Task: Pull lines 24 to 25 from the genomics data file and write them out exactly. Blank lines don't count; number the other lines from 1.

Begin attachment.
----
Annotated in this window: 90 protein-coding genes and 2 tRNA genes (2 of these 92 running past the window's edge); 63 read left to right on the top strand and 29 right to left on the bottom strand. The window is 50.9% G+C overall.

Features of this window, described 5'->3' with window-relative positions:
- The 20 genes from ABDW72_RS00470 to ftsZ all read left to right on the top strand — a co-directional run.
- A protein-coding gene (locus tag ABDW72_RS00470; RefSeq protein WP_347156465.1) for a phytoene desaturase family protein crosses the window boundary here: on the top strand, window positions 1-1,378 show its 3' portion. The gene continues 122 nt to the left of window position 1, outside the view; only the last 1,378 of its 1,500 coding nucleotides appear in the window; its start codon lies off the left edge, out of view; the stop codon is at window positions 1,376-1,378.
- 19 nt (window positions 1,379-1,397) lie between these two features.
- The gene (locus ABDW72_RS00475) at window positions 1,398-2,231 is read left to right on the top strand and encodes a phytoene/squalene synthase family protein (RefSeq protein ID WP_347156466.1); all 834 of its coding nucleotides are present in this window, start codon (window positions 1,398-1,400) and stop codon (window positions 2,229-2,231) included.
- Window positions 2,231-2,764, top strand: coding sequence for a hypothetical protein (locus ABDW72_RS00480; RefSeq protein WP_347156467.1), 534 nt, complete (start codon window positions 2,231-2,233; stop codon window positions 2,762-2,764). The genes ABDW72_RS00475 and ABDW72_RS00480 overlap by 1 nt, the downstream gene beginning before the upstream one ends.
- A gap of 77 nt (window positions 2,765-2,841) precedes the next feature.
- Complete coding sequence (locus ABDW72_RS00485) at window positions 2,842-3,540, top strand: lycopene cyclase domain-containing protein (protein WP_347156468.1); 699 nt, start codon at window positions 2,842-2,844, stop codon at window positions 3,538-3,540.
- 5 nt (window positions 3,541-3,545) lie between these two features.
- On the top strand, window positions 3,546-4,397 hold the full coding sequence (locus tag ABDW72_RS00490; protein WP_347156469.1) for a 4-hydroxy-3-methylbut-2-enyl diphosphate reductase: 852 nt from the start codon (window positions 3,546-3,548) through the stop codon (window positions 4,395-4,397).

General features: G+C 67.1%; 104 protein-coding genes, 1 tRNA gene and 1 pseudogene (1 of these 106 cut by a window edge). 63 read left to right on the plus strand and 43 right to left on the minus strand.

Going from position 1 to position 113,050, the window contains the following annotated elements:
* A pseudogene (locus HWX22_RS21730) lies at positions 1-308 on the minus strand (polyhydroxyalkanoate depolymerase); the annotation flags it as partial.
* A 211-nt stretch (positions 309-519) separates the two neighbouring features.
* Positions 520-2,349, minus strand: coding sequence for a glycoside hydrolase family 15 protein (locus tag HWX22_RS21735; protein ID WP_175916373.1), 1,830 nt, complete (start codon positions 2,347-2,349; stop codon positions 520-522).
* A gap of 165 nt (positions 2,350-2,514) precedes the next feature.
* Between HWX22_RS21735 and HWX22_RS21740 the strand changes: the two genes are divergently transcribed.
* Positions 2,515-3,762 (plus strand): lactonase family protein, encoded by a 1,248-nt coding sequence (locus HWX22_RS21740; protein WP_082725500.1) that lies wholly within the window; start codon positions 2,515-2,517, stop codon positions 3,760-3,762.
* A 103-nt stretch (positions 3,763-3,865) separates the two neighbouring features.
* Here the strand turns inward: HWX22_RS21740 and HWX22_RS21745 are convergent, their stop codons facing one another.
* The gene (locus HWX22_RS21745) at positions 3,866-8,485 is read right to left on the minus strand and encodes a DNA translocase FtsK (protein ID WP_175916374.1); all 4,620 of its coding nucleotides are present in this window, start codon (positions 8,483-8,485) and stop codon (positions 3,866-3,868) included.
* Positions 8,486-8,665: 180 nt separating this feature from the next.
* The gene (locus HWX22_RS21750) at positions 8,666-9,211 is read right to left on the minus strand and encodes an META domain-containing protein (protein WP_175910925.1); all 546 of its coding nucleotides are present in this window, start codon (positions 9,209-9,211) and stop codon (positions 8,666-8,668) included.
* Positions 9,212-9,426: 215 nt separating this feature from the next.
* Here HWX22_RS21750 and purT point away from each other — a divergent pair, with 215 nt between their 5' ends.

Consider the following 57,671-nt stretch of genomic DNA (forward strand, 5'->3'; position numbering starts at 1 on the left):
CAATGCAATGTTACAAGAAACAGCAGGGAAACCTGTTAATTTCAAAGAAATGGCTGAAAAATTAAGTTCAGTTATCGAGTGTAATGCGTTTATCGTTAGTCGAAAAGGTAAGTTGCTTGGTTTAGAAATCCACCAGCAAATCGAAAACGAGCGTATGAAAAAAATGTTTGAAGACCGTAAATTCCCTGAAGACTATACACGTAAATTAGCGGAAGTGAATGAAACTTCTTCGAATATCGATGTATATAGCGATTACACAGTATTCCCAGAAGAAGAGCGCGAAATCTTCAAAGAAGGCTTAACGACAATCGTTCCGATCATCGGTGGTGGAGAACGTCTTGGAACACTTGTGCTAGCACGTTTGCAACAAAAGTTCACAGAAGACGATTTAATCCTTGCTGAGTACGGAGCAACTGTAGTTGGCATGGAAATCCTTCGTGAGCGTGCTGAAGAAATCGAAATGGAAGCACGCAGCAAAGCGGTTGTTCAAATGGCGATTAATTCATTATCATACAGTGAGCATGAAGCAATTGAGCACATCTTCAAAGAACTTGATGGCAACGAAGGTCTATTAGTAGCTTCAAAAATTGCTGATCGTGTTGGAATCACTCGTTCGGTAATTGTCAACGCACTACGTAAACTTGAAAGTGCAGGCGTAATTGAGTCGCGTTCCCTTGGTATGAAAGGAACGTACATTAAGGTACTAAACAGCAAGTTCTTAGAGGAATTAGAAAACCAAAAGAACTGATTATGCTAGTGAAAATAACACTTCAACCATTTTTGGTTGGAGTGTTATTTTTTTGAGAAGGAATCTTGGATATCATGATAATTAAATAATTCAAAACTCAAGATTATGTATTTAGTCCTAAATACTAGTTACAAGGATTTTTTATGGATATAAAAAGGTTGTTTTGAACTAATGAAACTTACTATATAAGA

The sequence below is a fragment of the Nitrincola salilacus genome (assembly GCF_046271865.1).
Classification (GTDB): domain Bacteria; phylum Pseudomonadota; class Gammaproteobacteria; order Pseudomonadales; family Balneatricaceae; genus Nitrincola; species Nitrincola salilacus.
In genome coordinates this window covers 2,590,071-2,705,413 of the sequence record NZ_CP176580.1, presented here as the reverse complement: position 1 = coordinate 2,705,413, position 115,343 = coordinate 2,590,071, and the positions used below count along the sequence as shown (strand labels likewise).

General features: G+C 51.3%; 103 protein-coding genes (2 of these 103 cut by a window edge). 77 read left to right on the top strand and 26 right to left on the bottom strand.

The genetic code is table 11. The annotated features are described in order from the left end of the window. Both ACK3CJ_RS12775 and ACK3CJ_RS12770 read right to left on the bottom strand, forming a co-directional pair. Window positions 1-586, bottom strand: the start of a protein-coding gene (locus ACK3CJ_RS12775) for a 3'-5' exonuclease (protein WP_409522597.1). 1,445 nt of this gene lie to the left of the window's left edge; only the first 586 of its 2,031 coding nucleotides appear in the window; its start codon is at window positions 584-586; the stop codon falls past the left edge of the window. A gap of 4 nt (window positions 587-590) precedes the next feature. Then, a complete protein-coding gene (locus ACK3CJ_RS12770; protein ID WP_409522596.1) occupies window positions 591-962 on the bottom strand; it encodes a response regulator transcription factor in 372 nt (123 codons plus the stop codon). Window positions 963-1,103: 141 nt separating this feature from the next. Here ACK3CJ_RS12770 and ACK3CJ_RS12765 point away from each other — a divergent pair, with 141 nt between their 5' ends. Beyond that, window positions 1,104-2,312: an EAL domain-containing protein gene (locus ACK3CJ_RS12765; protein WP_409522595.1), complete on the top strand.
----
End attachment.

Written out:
* The gene (locus HWX22_RS21750) at positions 8,666-9,211 is read right to left on the minus strand and encodes an META domain-containing protein (protein WP_175910925.1); all 546 of its coding nucleotides are present in this window, start codon (positions 9,209-9,211) and stop codon (positions 8,666-8,668) included.
* Positions 9,212-9,426: 215 nt separating this feature from the next.